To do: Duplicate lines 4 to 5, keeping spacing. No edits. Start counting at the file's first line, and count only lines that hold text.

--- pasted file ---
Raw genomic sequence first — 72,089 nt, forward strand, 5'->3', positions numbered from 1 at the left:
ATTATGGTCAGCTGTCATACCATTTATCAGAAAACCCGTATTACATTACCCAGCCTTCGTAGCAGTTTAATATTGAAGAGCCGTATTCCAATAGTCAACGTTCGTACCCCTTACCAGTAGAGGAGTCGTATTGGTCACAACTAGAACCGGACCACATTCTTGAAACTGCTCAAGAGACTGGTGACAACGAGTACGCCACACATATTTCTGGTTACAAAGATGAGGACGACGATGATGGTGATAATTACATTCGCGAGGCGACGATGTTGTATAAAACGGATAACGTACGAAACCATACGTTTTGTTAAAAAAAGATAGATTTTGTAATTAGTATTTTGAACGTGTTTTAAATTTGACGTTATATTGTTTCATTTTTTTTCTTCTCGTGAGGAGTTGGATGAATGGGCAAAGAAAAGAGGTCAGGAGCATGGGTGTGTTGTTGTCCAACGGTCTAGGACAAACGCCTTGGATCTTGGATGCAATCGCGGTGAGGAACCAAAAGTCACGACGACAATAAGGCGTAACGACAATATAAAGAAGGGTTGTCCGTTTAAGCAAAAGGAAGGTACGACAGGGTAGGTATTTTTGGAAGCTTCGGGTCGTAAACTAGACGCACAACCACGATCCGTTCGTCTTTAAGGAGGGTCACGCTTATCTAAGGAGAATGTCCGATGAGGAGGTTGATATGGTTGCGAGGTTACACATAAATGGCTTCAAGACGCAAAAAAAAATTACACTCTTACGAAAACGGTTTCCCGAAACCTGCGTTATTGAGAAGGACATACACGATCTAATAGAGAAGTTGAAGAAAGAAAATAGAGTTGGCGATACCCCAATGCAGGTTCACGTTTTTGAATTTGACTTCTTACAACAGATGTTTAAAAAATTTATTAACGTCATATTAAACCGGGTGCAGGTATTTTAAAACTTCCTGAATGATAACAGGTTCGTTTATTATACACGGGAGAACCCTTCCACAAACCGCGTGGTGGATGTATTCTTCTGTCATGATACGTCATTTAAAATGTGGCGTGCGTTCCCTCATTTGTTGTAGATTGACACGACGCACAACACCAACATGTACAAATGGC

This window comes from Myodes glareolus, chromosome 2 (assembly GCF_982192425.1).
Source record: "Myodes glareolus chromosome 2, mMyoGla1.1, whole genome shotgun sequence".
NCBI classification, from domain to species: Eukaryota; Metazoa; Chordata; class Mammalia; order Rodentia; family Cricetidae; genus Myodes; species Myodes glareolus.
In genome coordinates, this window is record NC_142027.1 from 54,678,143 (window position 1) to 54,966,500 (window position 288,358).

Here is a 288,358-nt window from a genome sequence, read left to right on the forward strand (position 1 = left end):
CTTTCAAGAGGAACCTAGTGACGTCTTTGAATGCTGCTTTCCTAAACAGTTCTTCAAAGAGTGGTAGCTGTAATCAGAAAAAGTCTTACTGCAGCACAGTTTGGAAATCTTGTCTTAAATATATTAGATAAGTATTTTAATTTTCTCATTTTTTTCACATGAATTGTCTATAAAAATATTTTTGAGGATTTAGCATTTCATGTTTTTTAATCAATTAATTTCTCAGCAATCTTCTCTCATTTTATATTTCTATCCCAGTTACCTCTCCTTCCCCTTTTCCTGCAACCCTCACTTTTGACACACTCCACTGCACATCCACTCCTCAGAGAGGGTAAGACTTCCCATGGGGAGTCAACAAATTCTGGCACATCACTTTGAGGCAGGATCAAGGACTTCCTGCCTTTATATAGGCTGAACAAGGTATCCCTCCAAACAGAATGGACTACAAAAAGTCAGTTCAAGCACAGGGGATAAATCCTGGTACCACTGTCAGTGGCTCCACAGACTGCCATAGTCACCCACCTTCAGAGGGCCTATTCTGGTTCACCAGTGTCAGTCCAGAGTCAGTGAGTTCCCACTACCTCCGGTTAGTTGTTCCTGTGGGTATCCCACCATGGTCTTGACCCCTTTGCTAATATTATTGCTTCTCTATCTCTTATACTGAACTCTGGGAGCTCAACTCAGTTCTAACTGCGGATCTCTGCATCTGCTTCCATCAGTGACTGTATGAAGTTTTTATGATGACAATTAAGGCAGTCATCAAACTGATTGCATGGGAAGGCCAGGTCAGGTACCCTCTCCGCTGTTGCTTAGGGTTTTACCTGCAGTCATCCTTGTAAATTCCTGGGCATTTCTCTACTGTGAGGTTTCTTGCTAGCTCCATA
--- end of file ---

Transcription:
Source record: "Myodes glareolus chromosome 2, mMyoGla1.1, whole genome shotgun sequence".
NCBI classification, from domain to species: Eukaryota; Metazoa; Chordata; class Mammalia; order Rodentia; family Cricetidae; genus Myodes; species Myodes glareolus.